associated with a DNS zone (or generate DNS transaction signatures associated with a DNS zone (or generate DNS transaction signatures in
in the case of SIG(0)/TKEY). But the purpose of an application key the case of SIG(0)/TKEY). But the purpose of an application key is
is specific to the application. Application keys, such as PGP/email, specific to the application. Application keys, such as PGP/email,
IPSEC, TLS, and SSH keys, are not a mandatory part of any zone and IPSEC, TLS, and SSH keys, are not a mandatory part of any zone and
the purpose and proper use of application keys is outside the scope the purpose and proper use of application keys is outside the scope
of DNS. of DNS.
2. DNSSEC keys are managed by DNS administrators, but application 2. DNSSEC keys are managed by DNS administrators, but application
keys are managed by application administrators. The DNS zone keys are managed by application administrators. The DNS zone
administrator determines the key lifetime, handles any suspected key administrator determines the key lifetime, handles any suspected key
compromises, and manages any DNSSEC key changes. Likewise, the compromises, and manages any DNSSEC key changes. Likewise, the
application administrator is responsible for the same functions for application administrator is responsible for the same functions for
the application keys related to the application. For example, a user the application keys related to the application. For example, a user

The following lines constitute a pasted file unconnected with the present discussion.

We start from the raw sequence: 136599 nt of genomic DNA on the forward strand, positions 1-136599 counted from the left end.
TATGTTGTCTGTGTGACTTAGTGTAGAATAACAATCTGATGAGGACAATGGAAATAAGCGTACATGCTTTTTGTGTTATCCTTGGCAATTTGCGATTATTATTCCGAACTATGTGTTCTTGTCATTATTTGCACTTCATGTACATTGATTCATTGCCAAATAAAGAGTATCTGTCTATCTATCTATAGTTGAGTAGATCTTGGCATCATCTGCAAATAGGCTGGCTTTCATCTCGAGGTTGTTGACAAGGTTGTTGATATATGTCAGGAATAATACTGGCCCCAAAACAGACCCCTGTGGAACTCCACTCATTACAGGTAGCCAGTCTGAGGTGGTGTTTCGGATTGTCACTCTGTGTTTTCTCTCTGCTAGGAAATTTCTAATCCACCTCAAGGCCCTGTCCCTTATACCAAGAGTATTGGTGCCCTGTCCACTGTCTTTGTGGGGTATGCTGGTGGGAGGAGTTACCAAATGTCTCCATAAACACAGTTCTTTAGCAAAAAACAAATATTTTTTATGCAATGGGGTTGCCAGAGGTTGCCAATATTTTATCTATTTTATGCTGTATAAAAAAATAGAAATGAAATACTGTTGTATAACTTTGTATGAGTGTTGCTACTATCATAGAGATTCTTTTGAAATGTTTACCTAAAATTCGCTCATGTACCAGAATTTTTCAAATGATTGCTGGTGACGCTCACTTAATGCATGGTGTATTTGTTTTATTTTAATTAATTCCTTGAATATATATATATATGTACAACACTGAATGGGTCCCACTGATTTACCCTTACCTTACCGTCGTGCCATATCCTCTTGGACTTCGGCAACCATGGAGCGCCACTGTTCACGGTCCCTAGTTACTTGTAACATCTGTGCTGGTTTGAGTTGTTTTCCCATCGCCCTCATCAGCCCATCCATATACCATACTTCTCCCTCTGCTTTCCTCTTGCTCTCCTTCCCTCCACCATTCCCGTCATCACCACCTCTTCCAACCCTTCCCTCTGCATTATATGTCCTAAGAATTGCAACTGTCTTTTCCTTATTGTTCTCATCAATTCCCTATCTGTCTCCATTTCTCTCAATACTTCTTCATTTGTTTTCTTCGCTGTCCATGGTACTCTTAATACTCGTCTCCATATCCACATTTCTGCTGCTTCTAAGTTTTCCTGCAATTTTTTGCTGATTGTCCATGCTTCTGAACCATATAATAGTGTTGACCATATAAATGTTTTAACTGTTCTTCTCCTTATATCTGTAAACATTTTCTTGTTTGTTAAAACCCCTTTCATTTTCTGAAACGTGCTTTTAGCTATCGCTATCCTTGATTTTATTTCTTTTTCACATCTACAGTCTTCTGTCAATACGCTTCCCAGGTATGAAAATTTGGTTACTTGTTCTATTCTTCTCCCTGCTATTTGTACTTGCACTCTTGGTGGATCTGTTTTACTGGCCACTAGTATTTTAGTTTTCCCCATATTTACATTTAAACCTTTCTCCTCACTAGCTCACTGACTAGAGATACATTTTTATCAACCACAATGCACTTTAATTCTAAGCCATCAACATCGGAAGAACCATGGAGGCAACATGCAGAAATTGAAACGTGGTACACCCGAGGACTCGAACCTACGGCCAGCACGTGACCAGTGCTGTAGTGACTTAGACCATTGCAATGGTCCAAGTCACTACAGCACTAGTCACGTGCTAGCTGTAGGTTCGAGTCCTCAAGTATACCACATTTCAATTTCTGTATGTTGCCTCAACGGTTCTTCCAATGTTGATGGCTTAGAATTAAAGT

typically manages her own PGP key and a server manages its own TLS typically manages her own PGP key and a server manages its own TLS
key. Application key management tasks are outside the scope of DNS key. Application key management tasks are outside the scope of DNS
administration. administration.
3. DNSSEC zone keys are used to authenticate application keys, but 3. DNSSEC zone keys are used to authenticate application keys, but
application keys MUST NOT be used to authenticate DNS zone keys. A by definition, application keys are not allowed to authenticate DNS
DNS zone key is either configured as trusted key or authenticated by zone keys. A DNS zone key is either configured as a trusted key or
constructing a chain of trust in the DNS hierarchy. To participate authenticated by constructing a chain of trust in the DNS hierarchy.
in the chain of trust, a DNS zone needs to exchange zone key To participate in the chain of trust, a DNS zone needs to exchange
information with its parent zone [2]. Application keys are not zone key information with its parent zone [3]. Application keys are
configured as trusted keys in the DNS and are never part of any DNS not configured as trusted keys in the DNS and are never part of any
chain of trust. Application key data SHOULD not be exchanged with DNS chain of trust. Application key data is not needed by the parent
the parent zone. A resolver considers an application key and does not need to be exchanged with the parent zone for secure DNS
authenticated if it has a valid signature from the local DNS zone resolution to work. A resolver considers an application key RRset as
keys, but applications could impose additional requirements before authenticated DNS information if it has a valid signature from the
the application key is accepted as authentic. local DNS zone keys, but applications could impose additional
security requirements before the application key is accepted as
authentic for use with the application.
4. It MAY be useful for nameservers to include DNS zone keys in the 4. It may be useful for nameservers to include DNS zone keys in the